I like my steak medium rare, which means I only want to leave it in the oven for five minutes. If medium is more your thing, leave it in for 8-10 minutes. If you like your steak more cooked than that, I feel sorry for you and have no further advice. In fact, just stop reading this and go to Arby’s, because otherwise you’re just wasting a gorgeous cut of beef by turning it into boot leather and I can’t be associated with that kind of behavior, quite frankly. Remove the steak from the oven, then, using the spoon or tongs, transfer the steak to a cutting board, preferably wooden. This is the most important step. Resting. How many times have you cut into a steaming hot steak and watched all the juices seep right outta the thing all over the plate? It’s a goddamn tragedy. You want those juices to stay inside the steak. That’s how you get a truly exceptional bite of meat.

While your ribeye is resting, add the cabbage to the pot and increase the heat to medium. The cabbage will takes 2-3 minutes. Since we/re dealing with cabbage and not collards or mustard greens, we’re not going to cook it very long. We still want it to have some crunch. Simply keep tasting it. After 2 minutes, try a bite and if it’s to your liking, it’s done. If it’s not, give it another minute. Using a slotted spoon, remove the cabbage and bacon from the pot and serve. It’s time to slice the steak. Using a chef’s knife, slice the steak across the grain, meaning if the steak is resting longways on the cutting board, you will slice straight across it. Cut in ¼ inch slices, then fan out on a platter. Lightly season the slices with kosher salt and serve.


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Three 6 Mafia occupy a very interesting place in hip-hop history. It sounds weird to call any group who's sold 5.5 million albums, as well as winning an Academy Award, underrated. But in some ways, the Three 6 Mafia still kind of is. Prior to winning their Academy Award, they had a large underground following, but had yet to break through into the mainstream. This is despite having well-known tracks like "Tear Da Club Up", "Sippin' on some Syrup, and "Tongue Ring". After their Oscar win, the crossover was inevitable, which came with the album that followed, Most Known Unknown. But what isn't usually mentioned, outside of their Academy Award win and their number of units moved, is their incredibly far-reaching influence on hip-hop in general. Their largest influence is found in the subgenre of trap music, which they helped create and bring into the mainstream. Beyond that, their rise to become one of the largest bands in hip-hop (for a time) was done completely on their own, in the days before the internet could easily make your product available. Their original sound, dark and sinister, helped pave the way for acts like SpaceGhostPurrp, A$AP Mob, and Lil' Ugly Mane. And, currently, the "Migos flow" is essentially what the Three 6 Mafia members have been doing for 2 decades.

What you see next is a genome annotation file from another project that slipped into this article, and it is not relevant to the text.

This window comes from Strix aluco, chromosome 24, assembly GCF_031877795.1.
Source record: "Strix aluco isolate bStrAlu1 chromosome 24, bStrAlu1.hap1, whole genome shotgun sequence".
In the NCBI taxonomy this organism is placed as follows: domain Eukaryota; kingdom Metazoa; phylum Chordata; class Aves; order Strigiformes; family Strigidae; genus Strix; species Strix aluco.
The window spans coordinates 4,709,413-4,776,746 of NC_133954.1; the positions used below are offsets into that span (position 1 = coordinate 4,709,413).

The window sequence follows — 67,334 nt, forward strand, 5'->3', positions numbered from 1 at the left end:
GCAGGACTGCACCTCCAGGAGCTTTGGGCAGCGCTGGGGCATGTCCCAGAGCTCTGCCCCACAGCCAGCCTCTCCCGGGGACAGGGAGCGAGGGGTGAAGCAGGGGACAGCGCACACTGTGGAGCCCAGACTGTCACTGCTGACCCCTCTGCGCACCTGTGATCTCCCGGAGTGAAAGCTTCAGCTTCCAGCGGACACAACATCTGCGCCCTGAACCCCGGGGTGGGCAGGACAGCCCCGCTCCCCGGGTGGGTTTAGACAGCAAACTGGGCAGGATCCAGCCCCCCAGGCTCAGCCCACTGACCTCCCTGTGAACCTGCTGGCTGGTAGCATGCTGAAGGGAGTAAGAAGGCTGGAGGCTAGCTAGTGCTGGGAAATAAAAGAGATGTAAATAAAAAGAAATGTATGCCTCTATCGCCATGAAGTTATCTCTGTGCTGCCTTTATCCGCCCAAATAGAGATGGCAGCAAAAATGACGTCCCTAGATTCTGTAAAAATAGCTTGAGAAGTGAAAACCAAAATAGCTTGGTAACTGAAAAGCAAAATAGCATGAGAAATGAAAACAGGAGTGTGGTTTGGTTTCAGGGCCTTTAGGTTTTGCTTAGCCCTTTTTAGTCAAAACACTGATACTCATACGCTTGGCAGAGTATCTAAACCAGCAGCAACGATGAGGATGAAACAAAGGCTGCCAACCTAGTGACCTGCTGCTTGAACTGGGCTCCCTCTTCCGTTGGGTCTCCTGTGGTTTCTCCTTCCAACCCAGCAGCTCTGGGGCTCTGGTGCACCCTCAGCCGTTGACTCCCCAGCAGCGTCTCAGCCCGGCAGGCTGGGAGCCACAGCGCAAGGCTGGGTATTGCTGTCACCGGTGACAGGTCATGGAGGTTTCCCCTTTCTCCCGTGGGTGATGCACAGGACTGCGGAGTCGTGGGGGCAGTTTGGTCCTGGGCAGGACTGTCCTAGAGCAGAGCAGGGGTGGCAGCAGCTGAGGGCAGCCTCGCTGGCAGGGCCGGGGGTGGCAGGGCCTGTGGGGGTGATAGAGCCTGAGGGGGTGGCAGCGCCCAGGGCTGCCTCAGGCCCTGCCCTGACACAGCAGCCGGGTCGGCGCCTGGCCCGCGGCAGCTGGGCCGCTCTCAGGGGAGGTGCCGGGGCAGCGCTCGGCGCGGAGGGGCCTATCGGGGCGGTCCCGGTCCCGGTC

Regardless, Three 6 Mafia have carved their place in the annals of hip-hop history, despite maybe not getting the recognition they deserve in the present day. So basically, the Three 6 Mafia don't owe you shit. Which is why it was nice in 2013 when the members found new life, and delivered high-quality albums 20 years into their careers. Juicy found his new life on Wiz Khalifa's Taylor Gang Records, while the remaining members of Three 6 Mafia convened to become Da Mafia 6ix. The first Mafia 6ix mixtape was a throwback to their Mystic Stylez days, albeit with better production values. The beats were a return to their dark and sinister origins, and the subject matter flirted with the dark themes found on their earliest releases. It was a triumphant return to form from a band that had been suffering from diminishing returns on their previous release, Last 2 Walk. In the two years since 6ix Commandments dropped, they suffered multiple setbacks in the form of losing two core members. Lord Infamous, one of the most iconic members, sadly passed away just over a month after the mixtape's release. And Gangsta Boo departed, leaving just Koopsta, Crunchy and DJ Paul to carry the torch.



Despite these setbacks, Da Mafia 6ix have thankfully crafted yet another incredibly solid release in "Watch What U Wish". It feels like a departure from 6ix Commandments, in the same way Da End and World Domination were departures from Mystic Stylez. In fact, it almost sounds like a culmination of the sounds of those two particular albums. Lyrically, it's fairly standard late-era Three 6 Mafia stuff, which is fine. Despite not flirting with horror-films themes, it's not like most people listen to "Tear Da Club Up" for life-changing lyrics anyway. And they still have a way with clever turns-of-phrase, and unique deliveries. Everyone comes on strong, and the overall feeling is that they have a lot riding on this release. Koopsta has fully developed his vocals into sounding like he's a rapping snake, and I mean that as the highest compliment possible. And the few scattered Lord Infamous appearances seem to be culled from decades ago, the murky quality making him sound otherworldly, adding an odd poignancy to tracks with titles like "High Like an Eagle".



Of course, the big difference-maker here is DJ Paul's production, which is on-point for the entirety of the album. From mosh-worthy opener "Dat Ain't Inya" to closer "You Can't", the production remains mainly high-energy and immediate, with lots of subtle nods to the past in the form of samples from old tracks scattered throughout. Tracks like "Gimmi Back My Dope" hearken back to tracks like "Walk Up to Your House", both in lyrics and the mood they create. "Residence Evil" is the closest thing here to the first mixtape, and their original sound. The horror-film synths stab and pulsate, and the rally cry of "Mafia" makes it feel like a nod to the past, while still keeping an eye on the present.